2 Hans Urs von Balthasar, Dare We Hope ‘That All Men Be Saved?’ With a Short Discourse on Hell (San Francisco: Ignatius Press, 1988). In this paper, I will focus only on options that assert God's will for universal salvation. Though perhaps not the dominant position throughout Christian history, it is widely accepted today and reflected in official Catholic teaching to which Balthasar refers. See Dare We Hope, p. 38, n. 3, in which he cites De oratione on 1 Tim 2:4 (‘Here we see that God's disposition to love aims at the salvation of all men without exception’).

3 Florensky, Pavel, The Pillar and Ground of the Truth: An Essay in Orthodox Theodicy in Twelve Letters, trans. Jakim, Boris (Princeton: Princeton University Press, 2004)Google Scholar.

4 See Avril Pyman, Pavel Florensky: A Quiet Genius (New York: Continuum International Publishing Group, 2011), p. 37; or Robert Slensinski, Pavel Florensky: A Metaphysics of Love (Crestwood, NY: St Vladimir's Seminary Press, 1984), pp. 162–3.

5 As Slesinski notes, Florensky made this quite clear in a public lecture called ‘Mind and dialectics’, which he gave before defending his dissertation. See Slesinski, Pavel Florensky, pp. 43–5.

6 Florensky, Pillar and Ground, p. 5.

7 Florensky's friend, Nikolai Luzin, read an early version of Florensky's work while in the midst of deep despair, and it pulled him out of the atheistic scientism in which he was steeped: ‘I felt as if I had leaned on a pillar’, Luzin wrote. ‘I owe my interest in life to you.’ See Graham Kantor, Naming Infinity: A True Story of Religious Mysticism and Mathematical Creativity (Cambridge, MA: Harvard University Press, 2009), p. 83.

8 Florensky, Pillar and Ground, p. 151.

9 Ibid.

10 Ibid., pp. 153–4.

11 Ibid., p. 109.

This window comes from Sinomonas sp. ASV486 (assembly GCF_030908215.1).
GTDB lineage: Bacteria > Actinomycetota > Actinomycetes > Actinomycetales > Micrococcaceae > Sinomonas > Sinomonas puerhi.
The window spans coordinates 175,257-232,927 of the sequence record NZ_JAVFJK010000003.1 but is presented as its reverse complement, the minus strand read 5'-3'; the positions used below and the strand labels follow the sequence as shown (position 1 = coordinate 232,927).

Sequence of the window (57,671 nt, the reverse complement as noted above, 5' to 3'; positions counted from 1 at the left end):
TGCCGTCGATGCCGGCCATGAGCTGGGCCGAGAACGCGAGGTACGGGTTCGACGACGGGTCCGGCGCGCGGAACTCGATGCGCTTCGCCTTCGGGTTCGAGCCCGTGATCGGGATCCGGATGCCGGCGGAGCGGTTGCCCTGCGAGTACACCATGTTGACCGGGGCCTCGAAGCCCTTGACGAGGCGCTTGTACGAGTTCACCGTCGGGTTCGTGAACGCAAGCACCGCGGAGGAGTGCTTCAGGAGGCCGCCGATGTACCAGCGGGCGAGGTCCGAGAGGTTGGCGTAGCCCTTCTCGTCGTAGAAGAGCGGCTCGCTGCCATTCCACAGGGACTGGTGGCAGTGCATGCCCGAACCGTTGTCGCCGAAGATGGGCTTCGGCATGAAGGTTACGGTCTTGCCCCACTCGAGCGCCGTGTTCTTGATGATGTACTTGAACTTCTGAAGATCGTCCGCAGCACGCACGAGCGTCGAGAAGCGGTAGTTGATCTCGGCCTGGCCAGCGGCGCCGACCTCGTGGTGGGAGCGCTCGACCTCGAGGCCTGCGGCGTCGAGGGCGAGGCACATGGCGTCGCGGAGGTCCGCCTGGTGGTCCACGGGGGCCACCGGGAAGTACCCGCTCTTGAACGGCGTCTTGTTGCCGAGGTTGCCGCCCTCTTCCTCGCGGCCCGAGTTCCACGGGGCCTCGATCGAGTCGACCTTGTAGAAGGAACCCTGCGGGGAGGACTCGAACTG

12 Florensky ends the ‘Contradiction’ letter with a list of scripturally referenced ‘Dogmatic Antinomies’ that include the tri-unity of God, the two natures of Christ, and predestination and free will, among others. Ibid., pp. 121–3.

13 Ibid., p. 155.

14 Ibid.

15 Ibid., p. 156.

16 Ibid.

17 Ibid., pp. 22–4.

18 Ibid., pp. 39–42.

19 Ibid., pp. 68–9.

20 Ibid., p. 3.

21 Ibid., p. 157.

22 Ibid., p. 161.

23 Slesinski, Pavel Florensky, p. 161.

24 Florensky, Pillar and Ground, p. 161.

25 Ibid.

26 Ibid.

27 Ibid., p. 162.

28 Ibid., p. 168.

29 Ibid., p. 186.

30 Pyman, Pavel Florensky: A Quiet Genius, p. 79.

31 Slesinksi, Pavel Florensky, p. 162.

32 Ibid., p. 163.

33 Florensky, Pillar and Ground, p. 171.

34 Ibid., pp, 124–50.

35 Ibid., pp. 160–1.

36 Ibid., p. 175.

37 Ibid., p. 176.

38 Ibid., p. 180.

39 Ibid., p. 174.

40 Ibid., p. 161.

41 This too, Florensky thinks, is figured in the sacraments: ‘No sacrament makes sin not-sin: God does not justify untruth’ (Pillar and Ground, p. 161). Rather, God transforms creatures by severing them from their sins.

42 See Slesinski, Pavel Florensky, p. 163.

43 Florensky, Pillar and Ground, pp. 184–5.

44 Paul Gavrilyuk, ‘Divine Judgment in Pavel Florensky and Sergius Bulgakov’, International Journal of Orthodox Theology 9/3 (2018), p. 17.